Article Text

007 The tumour suppressor Ras-association domain family 1 isoform A (RASSF1A): a novel modulator of hypertrophic signalling pathway in the heart
  1. D Oceandy,
  2. A Pickard,
  3. T Mohamed,
  4. M Zi,
  5. S Prehar,
  6. E Cartwright,
  7. L Neyses
  1. University of Manchester, Manchester, UK


Myocardial hypertrophy is an important pathological process that can lead to heart failure, therefore understanding the molecular mechanisms of cardiac hypertrophy is key in elucidating the pathogenesis of this disease. One important signalling pathway which has been associated with cardiac hypertrophy is the Ras pathway. It is known that mutations in genes of the Ras signalling pathway are associated with syndromes (eg, Noonan and Costelloe) that are characterised by tumour formation and cardiac hypertrophy. This lead us to hypothesise that negative regulators of the Ras pathway may also limit cardiac growth in common conditions such as pressure overload. One such negative regulator of tumour growth is the recently described tumour suppressor protein RASSF1A (Ras-association domain family 1 isoform A). Although we and others have detected RASSF1A expression in the heart, little is known about its functions. Here we investigate the role of this molecule in regulating myocardial hypertrophy.

We used mice with genetic ablation of the Rassf1a gene and isolated neonatal rat cardiomyocytes with adenoviral mediated overexpression of RASSF1A to investigate the role of RASSF1A in the heart. Induction of pressure overload hypertrophy by transverse aortic constriction (TAC) resulted in enhanced myocardial hypertrophy in knock out (KO) mice compared to wild type (WT) controls (64.7% increase in heart weight/body weight ratio in RASSF1A KO mice compared to 30.6% in WT, n=10, p<0.05). Histological analysis showed that TAC-stimulated RASSF1A KO mice exhibited a significant increase in cross sectional myocyte area (121% increase in KO vs 22% increase in WT (p<0.01)) and fibrosis (22% fibrosis area in KO vs 11% in WT, p<0.01). This was accompanied by an increased expression of hypertrophic markers (BNP and ANP) in KO mice. Consistent with the in vivo data, overexpression of human RASSF1A in neonatal rat cardiomyocytes markedly reduced the cellular hypertrophic response to phenylephrine stimulation by ∼50% compared to control cells as indicated by analyses of cell size, protein synthesis and BNP expression. In addition, we found that RASSF1A overexpression inhibited signal transmission from Ras to its downstream effector Raf1, which subsequently reduced the activation of the pro-hypertrophic ERK1/2 signalling axis. Furthermore, a significant downregulation of RASSF1A expression by ∼50% was observed in failing human hearts (n=3, p<0.05) strongly indicating its involvement in the development of heart failure.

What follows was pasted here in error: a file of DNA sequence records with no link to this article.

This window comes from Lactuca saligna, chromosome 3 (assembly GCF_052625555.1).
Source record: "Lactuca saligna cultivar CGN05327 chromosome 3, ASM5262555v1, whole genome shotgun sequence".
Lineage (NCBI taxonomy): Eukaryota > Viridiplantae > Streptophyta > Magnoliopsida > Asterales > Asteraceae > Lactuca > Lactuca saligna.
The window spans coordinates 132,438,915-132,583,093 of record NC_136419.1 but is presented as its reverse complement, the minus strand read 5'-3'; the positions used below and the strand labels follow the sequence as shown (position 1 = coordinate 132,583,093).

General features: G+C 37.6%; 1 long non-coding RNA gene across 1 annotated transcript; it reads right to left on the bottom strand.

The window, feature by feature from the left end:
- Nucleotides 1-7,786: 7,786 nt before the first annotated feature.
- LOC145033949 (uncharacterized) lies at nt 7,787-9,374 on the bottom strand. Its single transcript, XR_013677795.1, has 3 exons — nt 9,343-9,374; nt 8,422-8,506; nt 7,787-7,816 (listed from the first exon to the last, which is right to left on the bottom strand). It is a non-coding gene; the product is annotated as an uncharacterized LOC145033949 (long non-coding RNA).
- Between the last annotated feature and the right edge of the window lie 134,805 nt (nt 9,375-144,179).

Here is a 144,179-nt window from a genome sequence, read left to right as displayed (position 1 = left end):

In conclusion, our data establish RASSF1A as a potent inhibitor of cardiac hypertrophy by modulating the Ras-Raf1-ERK1/2 pathway. This may provide opportunities for the development of novel therapeutic strategies for heart failure in the future.

  • hypertrophy
  • signal transduction
  • mouse model

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